CMA CGM Takes Delivery of Novel LNG-Fueled Feeder Ship

French shipping group CMA CGM has taken delivery of the CMA CGM Mermaid, the first in a series of ten 2,000 TEU container ships powered by Liquefied Natural Gas (LNG) and slated for deployment in the Mediterranean and Northern Europe.

The innovative design of these new vessels aims to enhance energy efficiency and environmental performance. The addition of these ships to CMA CGM’s existing fleet of approximately 620 vessels, including over 30 powered by alternative fuel such as LNG.

The CMA CGM Mermaid and its sister ships are expected to emit 20% less CO2 compared to similar-sized ships powered by conventional fuels. This initiative is part of CMA CGM’s fleet renewal program, in which the group has invested over $15 billion helping to bring it closer to achieving its goal of Net Zero Carbon emissions by 2050.

CMA CGM Mermaid. Photo courtesy CMA CGMCMA CGM Mermaid. Photo courtesy CMA CGM
CMA CGM Mermaid. Photo courtesy CMA CGM

The new generation of containerships, designed in collaboration with Chantiers de l’Atlantique, Odense Marine Technique (OMT), and Hyundai Mipo Dockyard (HMD), also introduces a novel approach to naval architecture. The design includes a gas chain and storage tank with a total capacity of 1,053 m3, developed in partnership with GTT, a French company specializing in technologies for the maritime transport and storage of LNG.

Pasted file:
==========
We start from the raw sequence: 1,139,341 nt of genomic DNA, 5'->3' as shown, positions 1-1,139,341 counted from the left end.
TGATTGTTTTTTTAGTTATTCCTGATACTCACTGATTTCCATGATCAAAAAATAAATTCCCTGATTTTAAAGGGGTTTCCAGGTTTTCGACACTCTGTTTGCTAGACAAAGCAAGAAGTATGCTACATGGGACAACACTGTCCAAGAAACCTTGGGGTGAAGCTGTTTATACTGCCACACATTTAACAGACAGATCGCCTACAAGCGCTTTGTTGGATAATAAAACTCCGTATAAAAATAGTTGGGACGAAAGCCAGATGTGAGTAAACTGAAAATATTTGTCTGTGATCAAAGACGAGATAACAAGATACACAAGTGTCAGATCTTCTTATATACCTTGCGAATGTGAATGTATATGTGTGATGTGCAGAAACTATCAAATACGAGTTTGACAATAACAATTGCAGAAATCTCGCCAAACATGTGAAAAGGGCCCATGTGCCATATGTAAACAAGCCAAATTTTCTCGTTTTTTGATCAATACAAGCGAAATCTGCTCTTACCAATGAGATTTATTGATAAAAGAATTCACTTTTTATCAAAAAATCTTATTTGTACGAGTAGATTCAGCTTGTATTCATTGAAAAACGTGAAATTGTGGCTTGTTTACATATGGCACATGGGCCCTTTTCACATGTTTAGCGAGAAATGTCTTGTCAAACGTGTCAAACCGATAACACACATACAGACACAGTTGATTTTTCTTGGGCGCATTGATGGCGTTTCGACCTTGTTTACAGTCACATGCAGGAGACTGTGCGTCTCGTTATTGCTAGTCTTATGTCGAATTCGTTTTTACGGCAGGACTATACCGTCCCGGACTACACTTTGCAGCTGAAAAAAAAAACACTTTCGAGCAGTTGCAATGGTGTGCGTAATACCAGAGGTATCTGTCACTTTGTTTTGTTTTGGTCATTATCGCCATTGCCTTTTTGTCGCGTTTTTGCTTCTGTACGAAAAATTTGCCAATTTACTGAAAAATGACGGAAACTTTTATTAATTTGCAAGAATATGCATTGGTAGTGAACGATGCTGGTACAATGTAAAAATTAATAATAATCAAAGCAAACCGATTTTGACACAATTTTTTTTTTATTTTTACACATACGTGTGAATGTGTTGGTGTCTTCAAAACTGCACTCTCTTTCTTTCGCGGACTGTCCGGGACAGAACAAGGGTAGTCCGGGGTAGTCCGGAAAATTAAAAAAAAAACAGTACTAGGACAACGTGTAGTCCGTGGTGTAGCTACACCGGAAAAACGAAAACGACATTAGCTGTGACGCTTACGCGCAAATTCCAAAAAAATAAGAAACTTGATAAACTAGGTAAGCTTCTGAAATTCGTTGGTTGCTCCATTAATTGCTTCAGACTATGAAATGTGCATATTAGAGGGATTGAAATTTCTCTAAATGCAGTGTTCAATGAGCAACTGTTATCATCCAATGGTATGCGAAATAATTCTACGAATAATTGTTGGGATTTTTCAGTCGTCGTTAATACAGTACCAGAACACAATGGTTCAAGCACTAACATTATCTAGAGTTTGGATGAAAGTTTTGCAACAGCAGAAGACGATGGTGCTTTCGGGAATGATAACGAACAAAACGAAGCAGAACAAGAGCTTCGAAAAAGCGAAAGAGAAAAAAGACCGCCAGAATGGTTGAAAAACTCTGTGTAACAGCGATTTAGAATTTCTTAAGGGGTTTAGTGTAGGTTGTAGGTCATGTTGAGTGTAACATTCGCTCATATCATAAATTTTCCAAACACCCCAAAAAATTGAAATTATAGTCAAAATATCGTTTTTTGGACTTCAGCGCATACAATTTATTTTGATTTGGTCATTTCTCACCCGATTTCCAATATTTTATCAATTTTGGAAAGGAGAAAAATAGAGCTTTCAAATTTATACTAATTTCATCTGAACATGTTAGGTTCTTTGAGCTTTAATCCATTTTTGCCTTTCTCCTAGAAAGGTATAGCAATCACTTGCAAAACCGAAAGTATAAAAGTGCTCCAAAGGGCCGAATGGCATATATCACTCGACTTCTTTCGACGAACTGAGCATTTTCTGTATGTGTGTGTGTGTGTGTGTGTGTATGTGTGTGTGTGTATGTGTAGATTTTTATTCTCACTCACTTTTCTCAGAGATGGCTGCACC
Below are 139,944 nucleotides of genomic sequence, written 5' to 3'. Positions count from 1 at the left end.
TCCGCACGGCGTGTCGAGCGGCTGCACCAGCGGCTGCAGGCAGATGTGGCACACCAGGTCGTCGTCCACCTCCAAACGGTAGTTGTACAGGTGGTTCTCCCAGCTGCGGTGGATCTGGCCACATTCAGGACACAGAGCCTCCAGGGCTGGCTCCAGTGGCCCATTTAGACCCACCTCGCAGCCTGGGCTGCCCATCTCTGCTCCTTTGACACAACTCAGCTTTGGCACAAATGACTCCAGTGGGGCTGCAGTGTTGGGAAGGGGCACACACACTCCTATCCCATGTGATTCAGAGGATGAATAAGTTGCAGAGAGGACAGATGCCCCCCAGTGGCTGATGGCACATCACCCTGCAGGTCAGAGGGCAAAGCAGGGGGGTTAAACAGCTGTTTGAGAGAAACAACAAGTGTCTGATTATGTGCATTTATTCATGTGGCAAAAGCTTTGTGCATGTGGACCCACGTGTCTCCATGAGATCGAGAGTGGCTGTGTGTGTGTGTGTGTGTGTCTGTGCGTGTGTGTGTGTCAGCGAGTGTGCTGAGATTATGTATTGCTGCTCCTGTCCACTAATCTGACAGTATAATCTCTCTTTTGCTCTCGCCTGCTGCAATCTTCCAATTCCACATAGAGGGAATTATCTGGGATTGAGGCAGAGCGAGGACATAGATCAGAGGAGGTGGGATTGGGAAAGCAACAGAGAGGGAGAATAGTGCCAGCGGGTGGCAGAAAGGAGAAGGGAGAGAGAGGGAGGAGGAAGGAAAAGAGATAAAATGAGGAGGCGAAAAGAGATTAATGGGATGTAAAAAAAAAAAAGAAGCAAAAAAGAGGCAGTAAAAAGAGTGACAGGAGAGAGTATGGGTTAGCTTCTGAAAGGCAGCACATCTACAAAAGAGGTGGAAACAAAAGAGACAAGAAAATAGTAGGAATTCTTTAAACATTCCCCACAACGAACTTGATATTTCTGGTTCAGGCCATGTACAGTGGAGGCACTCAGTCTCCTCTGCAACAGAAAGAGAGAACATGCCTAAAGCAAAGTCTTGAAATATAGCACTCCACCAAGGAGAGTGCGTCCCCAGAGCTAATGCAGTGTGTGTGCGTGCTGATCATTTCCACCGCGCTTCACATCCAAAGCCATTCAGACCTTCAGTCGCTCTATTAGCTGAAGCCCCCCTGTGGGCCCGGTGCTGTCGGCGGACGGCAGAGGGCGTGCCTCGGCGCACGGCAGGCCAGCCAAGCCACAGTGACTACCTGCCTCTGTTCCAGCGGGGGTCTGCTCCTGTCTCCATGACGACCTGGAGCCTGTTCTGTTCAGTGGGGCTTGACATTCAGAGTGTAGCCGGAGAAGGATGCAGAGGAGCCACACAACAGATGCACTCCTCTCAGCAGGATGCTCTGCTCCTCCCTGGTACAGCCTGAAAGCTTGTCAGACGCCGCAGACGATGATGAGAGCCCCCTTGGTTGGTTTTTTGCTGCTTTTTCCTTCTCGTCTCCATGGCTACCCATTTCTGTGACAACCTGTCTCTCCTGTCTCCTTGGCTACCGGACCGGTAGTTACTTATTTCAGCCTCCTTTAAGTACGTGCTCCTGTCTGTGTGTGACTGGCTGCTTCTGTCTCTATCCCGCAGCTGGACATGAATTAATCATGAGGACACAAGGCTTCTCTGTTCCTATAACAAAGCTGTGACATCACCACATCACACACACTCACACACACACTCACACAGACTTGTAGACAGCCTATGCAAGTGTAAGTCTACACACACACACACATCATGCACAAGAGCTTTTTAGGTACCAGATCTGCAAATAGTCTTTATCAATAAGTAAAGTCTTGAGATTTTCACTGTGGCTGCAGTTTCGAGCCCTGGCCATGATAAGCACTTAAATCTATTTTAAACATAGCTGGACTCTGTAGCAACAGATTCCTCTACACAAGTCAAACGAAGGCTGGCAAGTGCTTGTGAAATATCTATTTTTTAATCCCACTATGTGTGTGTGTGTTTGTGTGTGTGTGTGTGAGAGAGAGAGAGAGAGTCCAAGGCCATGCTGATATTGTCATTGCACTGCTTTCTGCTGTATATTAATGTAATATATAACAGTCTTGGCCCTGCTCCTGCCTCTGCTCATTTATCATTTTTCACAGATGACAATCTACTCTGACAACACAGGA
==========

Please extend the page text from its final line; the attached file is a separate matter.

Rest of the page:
The ships are also the first in the CMA CGM fleet with superstructures at the front, providing better aerodynamic performance and higher loading capacity. An innovative straight bow with an integrated bow bulb further enhances hydrodynamic performance, reducing fuel consumption by 15% per trip.

By using LNG as a marine fuel, ships can significantly reduces sulfur oxide, nitrogen oxide, and fine particle emissions. They are also designed to carry biogas and can be converted to e-methane, further reducing CO2 emissions.

The ten new container ships, scheduled for delivery between February 2024 and January 2025, will primarily transport goods over short distances in Northern Europe and the Mediterranean, providing a more energy-efficient alternative to road transport in these regions.